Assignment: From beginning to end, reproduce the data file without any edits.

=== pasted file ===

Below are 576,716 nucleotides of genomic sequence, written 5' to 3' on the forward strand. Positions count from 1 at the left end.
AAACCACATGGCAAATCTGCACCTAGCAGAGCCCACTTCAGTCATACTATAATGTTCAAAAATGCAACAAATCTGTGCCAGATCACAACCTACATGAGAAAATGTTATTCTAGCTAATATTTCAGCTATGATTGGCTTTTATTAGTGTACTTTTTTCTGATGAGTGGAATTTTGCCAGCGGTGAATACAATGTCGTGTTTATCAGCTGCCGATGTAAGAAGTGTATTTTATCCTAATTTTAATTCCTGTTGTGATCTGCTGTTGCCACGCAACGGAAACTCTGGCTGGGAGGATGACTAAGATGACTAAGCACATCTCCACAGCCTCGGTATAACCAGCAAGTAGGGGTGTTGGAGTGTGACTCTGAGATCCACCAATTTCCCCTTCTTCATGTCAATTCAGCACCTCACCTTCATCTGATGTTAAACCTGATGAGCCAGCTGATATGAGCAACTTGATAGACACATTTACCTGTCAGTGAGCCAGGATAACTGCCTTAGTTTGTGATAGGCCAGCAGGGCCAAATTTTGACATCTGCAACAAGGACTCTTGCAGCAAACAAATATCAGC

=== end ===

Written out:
Below are 576,716 nucleotides of genomic sequence, written 5' to 3' on the forward strand. Positions count from 1 at the left end.
AAACCACATGGCAAATCTGCACCTAGCAGAGCCCACTTCAGTCATACTATAATGTTCAAAAATGCAACAAATCTGTGCCAGATCACAACCTACATGAGAAAATGTTATTCTAGCTAATATTTCAGCTATGATTGGCTTTTATTAGTGTACTTTTTTCTGATGAGTGGAATTTTGCCAGCGGTGAATACAATGTCGTGTTTATCAGCTGCCGATGTAAGAAGTGTATTTTATCCTAATTTTAATTCCTGTTGTGATCTGCTGTTGCCACGCAACGGAAACTCTGGCTGGGAGGATGACTAAGATGACTAAGCACATCTCCACAGCCTCGGTATAACCAGCAAGTAGGGGTGTTGGAGTGTGACTCTGAGATCCACCAATTTCCCCTTCTTCATGTCAATTCAGCACCTCACCTTCATCTGATGTTAAACCTGATGAGCCAGCTGATATGAGCAACTTGATAGACACATTTACCTGTCAGTGAGCCAGGATAACTGCCTTAGTTTGTGATAGGCCAGCAGGGCCAAATTTTGACATCTGCAACAAGGACTCTTGCAGCAAACAAATATCAGC